In pubertal female C. gariepinus, ovarian growth is parallelled by changes in plasma levels of estradiol-17β(the female sex steroid) and vitellogenin (the femalespecific precursor of yolk proteins) and is reflected in increases in diameter and relative proportion of vitellogenic oocytes within the ovary. The effects were less clear in adult females during recrudescence, presumably as a consequence of their short gonadal cycle. Male stimuli cause changes in levels of estradiol-17β, vitellogenin, and ovarian development, and temporal shifts in the pattern of vitellogenesis. These are most pronounced in pubertal C.gariepinus. It seems likely, that male stimuli trigger these changes through the olfactory-brain-pituitarygonad axis. The effect of stimulation of ovarian development is seen in an increase in both the diameter and the relative proportion of exogenous vitellogenic: oocytes, indicating both an enhanced vitellogenesis and an increased recruitment of oocytes into the stage of vitellogenesis. Monitoring the effect of stimulation on the basis of the parameters mentioned above does not lead to earlier detection of actual stimulation than with the use of gonadosomatic: index or oocyte development. However, it may make sacrifice of fish unnecessary.

An experiment aiming at investigating the interaction between the sexes with respect to emission of stimuli was hampered by the fact that anosmia in males depressed development of testes and seminal vesicles. Nevertheless, the experiment indicated that not only male tactile and olfactory cues stimulate ovarian development, but that also male olfactory cues stimulate gonadal development of other males. Tactile stimuli from females do not influence, or perhaps even tend to curb gonadal development of males, suggesting the existence of a female inhibitory cue. The emission of 'female-directed' olfactory cues by males is not modified by females, but the emission of 'male-directed' olfactory cues is, suggesting two types of male olfactory cues, differentially influenced.

Several of the experiments suggest that the male gonad is involved, directly or indirectly, in the ovarian growth stimulating effect of holding water, since male, but not female holding water is effective. Extirpation of testes, seminal vesicles or both, however, did not abolish the effect of holding water. Still-circulating androgens in operated fish may have been effectively converted to pheromonal steroid glucuronides, leading to holding water concentrations above the detection threshold of females.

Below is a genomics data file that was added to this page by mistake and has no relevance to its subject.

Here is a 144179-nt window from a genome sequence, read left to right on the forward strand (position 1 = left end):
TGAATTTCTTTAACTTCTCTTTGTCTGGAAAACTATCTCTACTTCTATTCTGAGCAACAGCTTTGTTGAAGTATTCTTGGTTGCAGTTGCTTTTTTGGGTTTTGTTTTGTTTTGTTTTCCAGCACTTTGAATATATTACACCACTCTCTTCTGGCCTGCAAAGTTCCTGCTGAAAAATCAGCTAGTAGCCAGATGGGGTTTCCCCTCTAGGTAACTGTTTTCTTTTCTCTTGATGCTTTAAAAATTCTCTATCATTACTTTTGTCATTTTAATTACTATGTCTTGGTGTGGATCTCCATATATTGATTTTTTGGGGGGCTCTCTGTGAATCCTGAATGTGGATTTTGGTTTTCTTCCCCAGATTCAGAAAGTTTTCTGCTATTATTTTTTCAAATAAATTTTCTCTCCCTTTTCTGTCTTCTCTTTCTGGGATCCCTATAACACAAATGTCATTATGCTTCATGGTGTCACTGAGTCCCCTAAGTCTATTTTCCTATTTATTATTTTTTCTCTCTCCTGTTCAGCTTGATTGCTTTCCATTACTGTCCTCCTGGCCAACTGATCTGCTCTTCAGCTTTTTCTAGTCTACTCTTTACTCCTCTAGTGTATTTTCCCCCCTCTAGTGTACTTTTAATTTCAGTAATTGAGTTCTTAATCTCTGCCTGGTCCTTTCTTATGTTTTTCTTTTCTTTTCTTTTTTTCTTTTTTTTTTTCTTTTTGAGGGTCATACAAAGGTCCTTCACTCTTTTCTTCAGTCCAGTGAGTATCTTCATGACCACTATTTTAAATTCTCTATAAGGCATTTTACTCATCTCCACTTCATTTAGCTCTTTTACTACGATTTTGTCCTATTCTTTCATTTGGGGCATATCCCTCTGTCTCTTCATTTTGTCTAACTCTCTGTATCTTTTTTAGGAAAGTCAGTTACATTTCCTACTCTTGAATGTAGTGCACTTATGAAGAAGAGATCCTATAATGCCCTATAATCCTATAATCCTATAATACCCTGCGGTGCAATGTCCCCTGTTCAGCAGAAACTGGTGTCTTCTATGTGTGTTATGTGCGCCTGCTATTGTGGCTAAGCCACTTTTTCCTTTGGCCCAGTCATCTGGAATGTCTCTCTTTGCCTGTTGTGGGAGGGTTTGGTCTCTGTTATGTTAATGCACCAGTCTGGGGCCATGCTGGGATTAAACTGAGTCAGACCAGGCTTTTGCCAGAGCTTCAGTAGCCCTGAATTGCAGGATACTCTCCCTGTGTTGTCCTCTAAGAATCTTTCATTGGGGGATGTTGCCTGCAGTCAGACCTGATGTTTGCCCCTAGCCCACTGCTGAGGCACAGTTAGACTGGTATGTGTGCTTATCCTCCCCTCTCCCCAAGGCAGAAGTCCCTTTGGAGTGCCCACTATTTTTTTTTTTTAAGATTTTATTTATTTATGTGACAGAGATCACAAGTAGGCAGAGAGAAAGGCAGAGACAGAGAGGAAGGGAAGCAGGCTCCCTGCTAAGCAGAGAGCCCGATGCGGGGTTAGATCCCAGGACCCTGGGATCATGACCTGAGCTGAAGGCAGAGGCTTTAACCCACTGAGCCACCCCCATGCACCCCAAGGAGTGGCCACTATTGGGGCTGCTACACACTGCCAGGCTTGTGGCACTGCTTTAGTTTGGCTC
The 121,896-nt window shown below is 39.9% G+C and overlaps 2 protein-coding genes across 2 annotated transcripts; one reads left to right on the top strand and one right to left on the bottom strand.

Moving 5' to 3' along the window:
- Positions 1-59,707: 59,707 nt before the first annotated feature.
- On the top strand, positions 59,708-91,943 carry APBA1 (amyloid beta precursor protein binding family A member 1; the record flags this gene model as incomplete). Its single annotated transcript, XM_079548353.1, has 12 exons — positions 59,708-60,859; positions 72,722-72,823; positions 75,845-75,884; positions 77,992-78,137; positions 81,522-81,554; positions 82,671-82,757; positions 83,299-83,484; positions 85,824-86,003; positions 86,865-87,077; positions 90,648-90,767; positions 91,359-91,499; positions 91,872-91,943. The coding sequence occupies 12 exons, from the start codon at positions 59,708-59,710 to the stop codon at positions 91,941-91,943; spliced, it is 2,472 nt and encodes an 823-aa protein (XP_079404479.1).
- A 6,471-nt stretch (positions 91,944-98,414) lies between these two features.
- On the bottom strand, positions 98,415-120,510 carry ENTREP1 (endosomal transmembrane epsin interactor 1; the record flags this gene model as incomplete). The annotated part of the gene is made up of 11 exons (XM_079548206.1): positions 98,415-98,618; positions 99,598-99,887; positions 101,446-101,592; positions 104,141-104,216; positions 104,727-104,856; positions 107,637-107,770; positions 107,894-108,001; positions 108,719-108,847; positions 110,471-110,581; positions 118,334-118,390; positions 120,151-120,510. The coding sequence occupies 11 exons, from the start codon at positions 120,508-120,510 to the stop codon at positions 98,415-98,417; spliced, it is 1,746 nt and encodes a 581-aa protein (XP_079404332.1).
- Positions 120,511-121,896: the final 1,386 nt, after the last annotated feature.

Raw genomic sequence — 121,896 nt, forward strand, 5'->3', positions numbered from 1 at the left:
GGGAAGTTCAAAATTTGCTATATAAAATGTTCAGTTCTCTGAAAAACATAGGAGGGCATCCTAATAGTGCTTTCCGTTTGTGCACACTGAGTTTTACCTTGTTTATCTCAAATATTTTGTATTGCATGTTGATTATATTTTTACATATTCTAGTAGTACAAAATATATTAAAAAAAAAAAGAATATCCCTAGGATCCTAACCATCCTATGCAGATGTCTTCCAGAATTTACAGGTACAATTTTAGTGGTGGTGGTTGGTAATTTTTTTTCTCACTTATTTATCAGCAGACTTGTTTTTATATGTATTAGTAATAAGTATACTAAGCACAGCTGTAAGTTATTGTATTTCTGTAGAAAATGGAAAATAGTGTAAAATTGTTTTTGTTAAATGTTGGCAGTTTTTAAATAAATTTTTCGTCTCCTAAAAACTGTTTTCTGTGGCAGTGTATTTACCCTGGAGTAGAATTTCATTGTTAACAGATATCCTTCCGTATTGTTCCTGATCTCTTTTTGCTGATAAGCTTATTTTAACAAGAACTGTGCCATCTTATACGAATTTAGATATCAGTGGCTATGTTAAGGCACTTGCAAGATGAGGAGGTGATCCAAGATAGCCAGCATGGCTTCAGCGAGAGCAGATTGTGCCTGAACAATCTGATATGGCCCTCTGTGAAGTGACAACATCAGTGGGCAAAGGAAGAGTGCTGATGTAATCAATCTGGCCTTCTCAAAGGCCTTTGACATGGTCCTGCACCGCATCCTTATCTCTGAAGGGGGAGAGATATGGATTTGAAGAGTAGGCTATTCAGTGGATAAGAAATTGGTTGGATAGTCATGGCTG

Holding water was analyzed by gas chromatography and mass spectrometry and was found to contain several of the steroids and steroid glucuronides known to act as pheromones in later stages of the reproductive cycle of C.gariepinus. This holding water originated from a mixed-sex group of adult male and female C.gariepinus. A provisional calculation learned that the concentration in holding water of the glucuronide of one steroid in particular, 5β-pregnane-3α,17α-diol-20-one, of presumed male origin, approached the detection threshold of the olfactory epithelium.
It is concluded that in C.gariepinus, pheromones of male origin stimulate ovarian development, through the olfactory-brain-pituitary-gonad axis. Emission of pheromones and gonadal development are modulated by interaction between the sexes. The question whether male pheromones are of gonadal origin could not be answered conclusively. Holding water with the capacity to stimulate ovarian development contains steroids and steroid glucuronides. The actual involvement in stimulation of ovarian development of these compounds, however, awaits experimental confirmation.